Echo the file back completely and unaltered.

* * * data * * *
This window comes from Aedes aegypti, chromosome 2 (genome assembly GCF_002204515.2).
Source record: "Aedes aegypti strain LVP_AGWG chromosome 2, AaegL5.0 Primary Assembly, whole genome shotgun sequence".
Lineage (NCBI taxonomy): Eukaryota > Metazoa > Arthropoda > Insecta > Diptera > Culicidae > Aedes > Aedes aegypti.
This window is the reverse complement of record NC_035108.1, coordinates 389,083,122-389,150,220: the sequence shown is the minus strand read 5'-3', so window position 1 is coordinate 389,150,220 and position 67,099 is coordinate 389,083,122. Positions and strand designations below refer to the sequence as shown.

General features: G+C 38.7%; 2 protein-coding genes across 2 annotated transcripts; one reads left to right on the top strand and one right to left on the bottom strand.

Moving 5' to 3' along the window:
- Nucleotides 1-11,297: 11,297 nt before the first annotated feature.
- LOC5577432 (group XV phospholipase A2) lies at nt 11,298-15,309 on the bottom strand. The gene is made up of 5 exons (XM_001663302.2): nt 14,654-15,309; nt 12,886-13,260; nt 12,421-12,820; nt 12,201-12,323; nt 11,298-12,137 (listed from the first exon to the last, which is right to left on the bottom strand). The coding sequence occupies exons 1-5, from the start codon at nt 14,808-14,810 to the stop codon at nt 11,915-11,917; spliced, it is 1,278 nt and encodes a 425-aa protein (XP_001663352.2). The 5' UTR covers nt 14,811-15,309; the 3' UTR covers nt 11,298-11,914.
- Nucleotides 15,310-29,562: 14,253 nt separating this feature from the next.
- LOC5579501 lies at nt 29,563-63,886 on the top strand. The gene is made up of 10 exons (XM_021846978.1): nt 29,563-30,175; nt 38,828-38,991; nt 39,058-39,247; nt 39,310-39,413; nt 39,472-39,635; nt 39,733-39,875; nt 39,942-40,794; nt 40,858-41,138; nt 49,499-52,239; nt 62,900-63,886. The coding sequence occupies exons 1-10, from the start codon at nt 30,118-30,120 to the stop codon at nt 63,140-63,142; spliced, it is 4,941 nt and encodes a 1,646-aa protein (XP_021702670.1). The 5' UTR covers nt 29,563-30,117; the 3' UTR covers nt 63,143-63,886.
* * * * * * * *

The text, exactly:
This window comes from Aedes aegypti, chromosome 2 (genome assembly GCF_002204515.2).
Source record: "Aedes aegypti strain LVP_AGWG chromosome 2, AaegL5.0 Primary Assembly, whole genome shotgun sequence".
Lineage (NCBI taxonomy): Eukaryota > Metazoa > Arthropoda > Insecta > Diptera > Culicidae > Aedes > Aedes aegypti.
This window is the reverse complement of record NC_035108.1, coordinates 389,083,122-389,150,220: the sequence shown is the minus strand read 5'-3', so window position 1 is coordinate 389,150,220 and position 67,099 is coordinate 389,083,122. Positions and strand designations below refer to the sequence as shown.

General features: G+C 38.7%; 2 protein-coding genes across 2 annotated transcripts; one reads left to right on the top strand and one right to left on the bottom strand.

Moving 5' to 3' along the window:
- Nucleotides 1-11,297: 11,297 nt before the first annotated feature.
- LOC5577432 (group XV phospholipase A2) lies at nt 11,298-15,309 on the bottom strand. The gene is made up of 5 exons (XM_001663302.2): nt 14,654-15,309; nt 12,886-13,260; nt 12,421-12,820; nt 12,201-12,323; nt 11,298-12,137 (listed from the first exon to the last, which is right to left on the bottom strand). The coding sequence occupies exons 1-5, from the start codon at nt 14,808-14,810 to the stop codon at nt 11,915-11,917; spliced, it is 1,278 nt and encodes a 425-aa protein (XP_001663352.2). The 5' UTR covers nt 14,811-15,309; the 3' UTR covers nt 11,298-11,914.
- Nucleotides 15,310-29,562: 14,253 nt separating this feature from the next.
- LOC5579501 lies at nt 29,563-63,886 on the top strand. The gene is made up of 10 exons (XM_021846978.1): nt 29,563-30,175; nt 38,828-38,991; nt 39,058-39,247; nt 39,310-39,413; nt 39,472-39,635; nt 39,733-39,875; nt 39,942-40,794; nt 40,858-41,138; nt 49,499-52,239; nt 62,900-63,886. The coding sequence occupies exons 1-10, from the start codon at nt 30,118-30,120 to the stop codon at nt 63,140-63,142; spliced, it is 4,941 nt and encodes a 1,646-aa protein (XP_021702670.1). The 5' UTR covers nt 29,563-30,117; the 3' UTR covers nt 63,143-63,886.